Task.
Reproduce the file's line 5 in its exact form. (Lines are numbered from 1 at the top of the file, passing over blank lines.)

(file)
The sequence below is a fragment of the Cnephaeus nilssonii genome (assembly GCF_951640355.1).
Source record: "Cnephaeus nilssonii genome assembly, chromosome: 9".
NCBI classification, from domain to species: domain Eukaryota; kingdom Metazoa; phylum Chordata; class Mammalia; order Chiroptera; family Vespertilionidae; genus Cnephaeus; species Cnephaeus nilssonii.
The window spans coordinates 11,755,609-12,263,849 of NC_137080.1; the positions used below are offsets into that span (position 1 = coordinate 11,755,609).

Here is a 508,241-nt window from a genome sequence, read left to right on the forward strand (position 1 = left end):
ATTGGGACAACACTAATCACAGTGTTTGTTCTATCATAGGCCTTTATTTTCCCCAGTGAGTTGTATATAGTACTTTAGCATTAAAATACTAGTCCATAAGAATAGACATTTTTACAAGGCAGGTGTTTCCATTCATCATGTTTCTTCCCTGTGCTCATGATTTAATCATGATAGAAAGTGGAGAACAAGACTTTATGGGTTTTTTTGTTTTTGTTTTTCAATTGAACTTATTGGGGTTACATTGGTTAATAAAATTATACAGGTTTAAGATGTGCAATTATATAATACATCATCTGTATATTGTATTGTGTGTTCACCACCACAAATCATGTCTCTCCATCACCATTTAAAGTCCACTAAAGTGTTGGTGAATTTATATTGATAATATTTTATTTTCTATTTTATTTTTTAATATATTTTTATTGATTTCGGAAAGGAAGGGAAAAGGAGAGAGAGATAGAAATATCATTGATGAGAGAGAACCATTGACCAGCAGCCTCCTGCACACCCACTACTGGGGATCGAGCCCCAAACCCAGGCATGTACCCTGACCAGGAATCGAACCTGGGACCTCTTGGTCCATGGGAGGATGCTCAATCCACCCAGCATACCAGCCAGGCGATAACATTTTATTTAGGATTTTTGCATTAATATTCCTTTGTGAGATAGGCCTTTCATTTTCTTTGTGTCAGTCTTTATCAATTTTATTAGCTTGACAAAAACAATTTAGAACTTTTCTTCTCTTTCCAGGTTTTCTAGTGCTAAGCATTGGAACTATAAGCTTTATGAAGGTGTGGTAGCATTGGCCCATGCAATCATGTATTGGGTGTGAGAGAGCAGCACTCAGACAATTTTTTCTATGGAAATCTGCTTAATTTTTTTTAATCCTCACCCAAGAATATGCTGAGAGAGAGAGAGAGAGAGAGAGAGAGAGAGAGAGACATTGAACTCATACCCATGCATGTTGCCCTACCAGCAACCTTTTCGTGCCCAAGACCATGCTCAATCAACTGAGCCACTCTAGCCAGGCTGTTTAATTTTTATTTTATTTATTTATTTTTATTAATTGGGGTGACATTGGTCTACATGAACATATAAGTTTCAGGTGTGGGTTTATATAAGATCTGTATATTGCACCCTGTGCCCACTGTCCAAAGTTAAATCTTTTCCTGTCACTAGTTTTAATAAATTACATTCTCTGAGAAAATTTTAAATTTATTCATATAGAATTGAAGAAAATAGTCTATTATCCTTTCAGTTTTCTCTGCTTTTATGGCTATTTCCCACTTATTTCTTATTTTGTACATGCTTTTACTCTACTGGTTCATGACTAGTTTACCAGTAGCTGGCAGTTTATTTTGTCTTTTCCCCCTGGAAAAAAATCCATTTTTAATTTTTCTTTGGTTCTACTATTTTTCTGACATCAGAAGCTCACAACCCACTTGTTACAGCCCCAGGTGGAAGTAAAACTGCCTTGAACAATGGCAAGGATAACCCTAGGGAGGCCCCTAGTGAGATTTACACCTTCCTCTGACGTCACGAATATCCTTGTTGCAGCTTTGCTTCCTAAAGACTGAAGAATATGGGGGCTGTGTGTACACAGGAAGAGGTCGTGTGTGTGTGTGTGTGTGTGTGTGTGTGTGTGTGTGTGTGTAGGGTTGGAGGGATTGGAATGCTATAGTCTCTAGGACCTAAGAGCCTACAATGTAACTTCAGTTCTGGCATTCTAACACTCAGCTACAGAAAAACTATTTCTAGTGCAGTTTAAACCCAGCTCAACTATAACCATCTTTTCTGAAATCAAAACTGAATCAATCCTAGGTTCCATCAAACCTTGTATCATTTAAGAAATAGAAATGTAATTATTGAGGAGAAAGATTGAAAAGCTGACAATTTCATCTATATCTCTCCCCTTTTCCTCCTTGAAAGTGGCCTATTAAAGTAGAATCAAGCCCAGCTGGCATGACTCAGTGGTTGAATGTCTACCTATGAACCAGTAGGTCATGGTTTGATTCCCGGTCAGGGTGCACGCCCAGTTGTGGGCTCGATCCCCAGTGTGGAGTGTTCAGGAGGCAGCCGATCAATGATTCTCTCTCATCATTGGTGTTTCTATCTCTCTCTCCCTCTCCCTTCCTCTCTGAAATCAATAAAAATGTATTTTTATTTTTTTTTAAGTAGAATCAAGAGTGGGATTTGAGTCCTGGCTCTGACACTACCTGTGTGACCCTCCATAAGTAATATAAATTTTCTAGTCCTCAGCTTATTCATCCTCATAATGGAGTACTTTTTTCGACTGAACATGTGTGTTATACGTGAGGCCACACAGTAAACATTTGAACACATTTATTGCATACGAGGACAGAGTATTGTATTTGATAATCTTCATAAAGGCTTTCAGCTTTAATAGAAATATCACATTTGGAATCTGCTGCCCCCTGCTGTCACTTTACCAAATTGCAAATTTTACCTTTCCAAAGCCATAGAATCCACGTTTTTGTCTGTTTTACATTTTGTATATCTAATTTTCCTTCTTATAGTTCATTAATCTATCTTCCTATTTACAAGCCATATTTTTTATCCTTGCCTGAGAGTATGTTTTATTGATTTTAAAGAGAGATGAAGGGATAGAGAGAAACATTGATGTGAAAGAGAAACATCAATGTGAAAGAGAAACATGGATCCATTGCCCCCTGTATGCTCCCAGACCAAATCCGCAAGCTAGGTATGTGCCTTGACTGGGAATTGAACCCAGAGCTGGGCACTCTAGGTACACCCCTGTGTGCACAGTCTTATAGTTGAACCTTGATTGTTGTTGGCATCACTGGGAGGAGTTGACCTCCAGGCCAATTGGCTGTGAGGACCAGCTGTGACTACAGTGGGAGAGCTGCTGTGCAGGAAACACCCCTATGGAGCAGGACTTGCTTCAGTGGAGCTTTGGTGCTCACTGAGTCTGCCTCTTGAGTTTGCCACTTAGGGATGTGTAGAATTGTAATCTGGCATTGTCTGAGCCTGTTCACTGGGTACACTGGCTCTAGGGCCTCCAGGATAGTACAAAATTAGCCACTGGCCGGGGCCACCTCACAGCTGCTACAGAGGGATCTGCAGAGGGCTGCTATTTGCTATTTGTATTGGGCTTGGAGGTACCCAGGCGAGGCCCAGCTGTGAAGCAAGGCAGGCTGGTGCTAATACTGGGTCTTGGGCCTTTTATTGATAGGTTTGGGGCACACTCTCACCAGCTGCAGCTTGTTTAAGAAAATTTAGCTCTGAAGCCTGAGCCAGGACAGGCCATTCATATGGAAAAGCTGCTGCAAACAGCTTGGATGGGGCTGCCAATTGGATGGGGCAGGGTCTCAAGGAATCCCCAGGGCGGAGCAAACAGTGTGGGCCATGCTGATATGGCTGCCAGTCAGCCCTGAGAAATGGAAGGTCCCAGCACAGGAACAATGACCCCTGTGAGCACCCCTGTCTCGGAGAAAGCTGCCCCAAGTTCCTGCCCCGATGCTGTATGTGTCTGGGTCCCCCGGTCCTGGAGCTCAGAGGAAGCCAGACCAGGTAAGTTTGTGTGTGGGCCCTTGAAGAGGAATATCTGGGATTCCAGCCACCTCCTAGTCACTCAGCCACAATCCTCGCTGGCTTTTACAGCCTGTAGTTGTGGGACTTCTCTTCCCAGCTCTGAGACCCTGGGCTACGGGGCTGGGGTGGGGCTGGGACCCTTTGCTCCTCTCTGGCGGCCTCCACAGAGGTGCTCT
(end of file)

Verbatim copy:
Here is a 508,241-nt window from a genome sequence, read left to right on the forward strand (position 1 = left end):